Re: Words and memes: criteria for acceptance of new belief or meme

From: Francesca S. Alcorn (
Date: Tue Feb 19 2002 - 01:26:43 GMT

  • Next message: Wade T.Smith: "Re: Words and memes: criteria for acceptance of new belief or meme"

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    Date: Mon, 18 Feb 2002 20:26:43 -0500
    From: "Francesca S. Alcorn" <>
    Subject: Re: Words and memes: criteria for acceptance of new belief or   meme
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    >On Monday, February 18, 2002, at 04:50 , Francesca S. Alcorn wrote:
    >>There is a line of thought that says that magical
    >>thinking/emotional thinking is a sort of short-hand for combining
    >>emotional needs with reality
    >A line I've always liked. It's kind of empirical....
    >>But I assure you, to the people in my village, a witch doctor and a
    >>shaman were two very distinct people. One was a hitman, the other
    >>a doctor.
    >Yup, good witch, bad witch. Depends on who bribed the constable
    >first. Reputation. Favors. Influence. Not efficacy.
    >>You draw a line (empiricism) which lumps them together.
    >The line I draw is evidence. Neither has any.
    >- Wade

    I am not arguing for the truth of their beliefs, at least not in the
    sense that you mean. But I am arguing for their "fitness" in terms
    of what they offer the group. To borrow a term from attachment
    theory there is a "good-enough" memetic cosmology which allows it's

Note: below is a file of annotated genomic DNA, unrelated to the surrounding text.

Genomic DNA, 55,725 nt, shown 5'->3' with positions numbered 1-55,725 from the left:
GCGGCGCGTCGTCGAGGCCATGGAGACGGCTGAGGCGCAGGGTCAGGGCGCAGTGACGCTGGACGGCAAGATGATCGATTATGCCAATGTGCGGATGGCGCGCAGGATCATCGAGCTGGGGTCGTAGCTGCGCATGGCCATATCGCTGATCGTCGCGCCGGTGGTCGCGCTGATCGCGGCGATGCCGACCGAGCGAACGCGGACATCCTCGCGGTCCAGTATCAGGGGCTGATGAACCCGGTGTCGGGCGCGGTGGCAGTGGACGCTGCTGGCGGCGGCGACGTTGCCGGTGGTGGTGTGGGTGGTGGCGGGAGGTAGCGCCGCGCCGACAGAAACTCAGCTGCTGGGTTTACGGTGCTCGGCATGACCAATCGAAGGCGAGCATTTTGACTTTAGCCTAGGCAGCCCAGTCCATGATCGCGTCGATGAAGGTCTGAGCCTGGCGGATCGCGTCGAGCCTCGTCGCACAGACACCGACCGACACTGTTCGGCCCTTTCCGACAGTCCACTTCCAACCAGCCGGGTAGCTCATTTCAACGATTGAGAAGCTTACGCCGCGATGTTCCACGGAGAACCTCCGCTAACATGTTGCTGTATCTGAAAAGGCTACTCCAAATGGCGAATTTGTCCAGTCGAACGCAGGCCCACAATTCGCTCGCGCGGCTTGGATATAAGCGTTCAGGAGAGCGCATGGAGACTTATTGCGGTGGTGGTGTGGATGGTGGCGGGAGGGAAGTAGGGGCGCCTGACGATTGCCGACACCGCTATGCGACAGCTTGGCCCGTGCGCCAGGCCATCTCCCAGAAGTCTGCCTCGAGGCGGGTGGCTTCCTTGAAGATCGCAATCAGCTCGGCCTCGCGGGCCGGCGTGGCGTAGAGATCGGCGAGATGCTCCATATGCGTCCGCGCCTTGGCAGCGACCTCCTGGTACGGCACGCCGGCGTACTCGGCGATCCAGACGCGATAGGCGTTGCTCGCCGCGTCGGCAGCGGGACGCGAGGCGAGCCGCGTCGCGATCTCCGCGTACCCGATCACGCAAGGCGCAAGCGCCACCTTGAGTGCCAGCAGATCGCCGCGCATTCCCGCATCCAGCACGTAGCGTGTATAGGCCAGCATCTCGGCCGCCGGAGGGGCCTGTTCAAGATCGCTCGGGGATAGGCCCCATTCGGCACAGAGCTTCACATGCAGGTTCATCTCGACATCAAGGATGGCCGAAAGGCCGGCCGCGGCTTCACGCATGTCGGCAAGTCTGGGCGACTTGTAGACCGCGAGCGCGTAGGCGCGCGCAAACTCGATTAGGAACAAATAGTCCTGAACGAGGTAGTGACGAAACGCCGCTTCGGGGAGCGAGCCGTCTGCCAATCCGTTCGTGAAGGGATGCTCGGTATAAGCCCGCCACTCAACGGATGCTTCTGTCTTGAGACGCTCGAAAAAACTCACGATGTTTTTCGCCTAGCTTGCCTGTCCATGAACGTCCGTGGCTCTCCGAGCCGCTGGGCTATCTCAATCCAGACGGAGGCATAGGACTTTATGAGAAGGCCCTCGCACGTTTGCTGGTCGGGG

believers to function quite successfully in their environment for
    many generations. And the advantages which it confers on it's
    adherents are social/emotional as well as scientific.

    If you want to look at truth, then both the witch doctors and the
    healers had an element of it on their sides. Ground glass was one of
    the poisons which the witch doctors used. And the healers were
    starting to work with Western medical workers to teach them about the
    local pharmacopeia. There was even a show on pbs recently about the
    Zulu defeat of the British, and the drugs which they gave to the
    warriors before the battle. Pretty potent stuff. Every
    self-respecting cosmology has an element of truth to it, otherwise no
    one would buy it.

    This is part of the argument *for* cultural diversity: every culture
    has uniquely evolved to exploit it's local environmental niche. When
    we destroy these cultures we lose all kinds of knowledge and ways of
    relating which we, unfortunately, appreciate only in hindsight, when
    it is too late.


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